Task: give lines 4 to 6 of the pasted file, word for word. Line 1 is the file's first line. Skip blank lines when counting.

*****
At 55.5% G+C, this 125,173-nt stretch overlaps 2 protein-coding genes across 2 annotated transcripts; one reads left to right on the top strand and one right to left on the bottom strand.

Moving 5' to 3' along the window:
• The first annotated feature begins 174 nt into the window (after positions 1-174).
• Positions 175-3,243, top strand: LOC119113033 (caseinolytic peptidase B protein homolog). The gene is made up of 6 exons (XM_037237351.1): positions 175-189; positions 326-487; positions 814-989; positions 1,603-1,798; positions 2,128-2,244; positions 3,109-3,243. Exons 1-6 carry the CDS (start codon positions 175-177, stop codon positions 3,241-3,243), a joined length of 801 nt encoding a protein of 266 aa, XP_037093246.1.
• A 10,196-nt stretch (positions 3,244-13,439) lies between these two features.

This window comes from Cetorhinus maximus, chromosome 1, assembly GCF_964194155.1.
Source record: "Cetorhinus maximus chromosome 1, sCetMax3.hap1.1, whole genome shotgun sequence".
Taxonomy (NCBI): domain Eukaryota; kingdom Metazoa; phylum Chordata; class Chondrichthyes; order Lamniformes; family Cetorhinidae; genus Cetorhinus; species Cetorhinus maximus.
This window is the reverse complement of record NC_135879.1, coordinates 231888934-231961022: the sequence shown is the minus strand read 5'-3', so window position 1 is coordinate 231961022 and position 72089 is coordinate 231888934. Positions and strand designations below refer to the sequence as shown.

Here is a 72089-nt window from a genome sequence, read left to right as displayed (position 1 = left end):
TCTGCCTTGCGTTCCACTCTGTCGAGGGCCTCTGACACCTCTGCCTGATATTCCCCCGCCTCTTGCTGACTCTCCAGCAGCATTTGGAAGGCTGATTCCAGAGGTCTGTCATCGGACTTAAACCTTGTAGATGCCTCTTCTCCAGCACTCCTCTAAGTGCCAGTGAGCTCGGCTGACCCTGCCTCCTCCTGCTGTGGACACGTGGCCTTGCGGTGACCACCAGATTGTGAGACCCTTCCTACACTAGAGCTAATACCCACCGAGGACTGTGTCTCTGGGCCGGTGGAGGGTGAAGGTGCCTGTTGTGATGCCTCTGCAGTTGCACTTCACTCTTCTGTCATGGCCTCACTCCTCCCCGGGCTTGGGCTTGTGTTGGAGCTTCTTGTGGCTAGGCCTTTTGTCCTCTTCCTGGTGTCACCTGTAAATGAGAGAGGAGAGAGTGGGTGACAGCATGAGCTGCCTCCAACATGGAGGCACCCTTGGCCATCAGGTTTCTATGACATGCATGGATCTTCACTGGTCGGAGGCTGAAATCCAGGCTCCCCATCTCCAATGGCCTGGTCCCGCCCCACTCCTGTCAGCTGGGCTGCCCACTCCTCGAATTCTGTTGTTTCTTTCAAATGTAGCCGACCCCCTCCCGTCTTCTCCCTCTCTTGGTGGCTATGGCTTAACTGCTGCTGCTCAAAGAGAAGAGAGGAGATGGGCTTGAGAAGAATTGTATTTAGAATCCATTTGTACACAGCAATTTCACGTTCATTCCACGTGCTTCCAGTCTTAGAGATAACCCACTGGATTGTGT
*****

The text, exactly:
• Positions 175-3,243, top strand: LOC119113033 (caseinolytic peptidase B protein homolog). The gene is made up of 6 exons (XM_037237351.1): positions 175-189; positions 326-487; positions 814-989; positions 1,603-1,798; positions 2,128-2,244; positions 3,109-3,243. Exons 1-6 carry the CDS (start codon positions 175-177, stop codon positions 3,241-3,243), a joined length of 801 nt encoding a protein of 266 aa, XP_037093246.1.
• A 10,196-nt stretch (positions 3,244-13,439) lies between these two features.

This window comes from Cetorhinus maximus, chromosome 1, assembly GCF_964194155.1.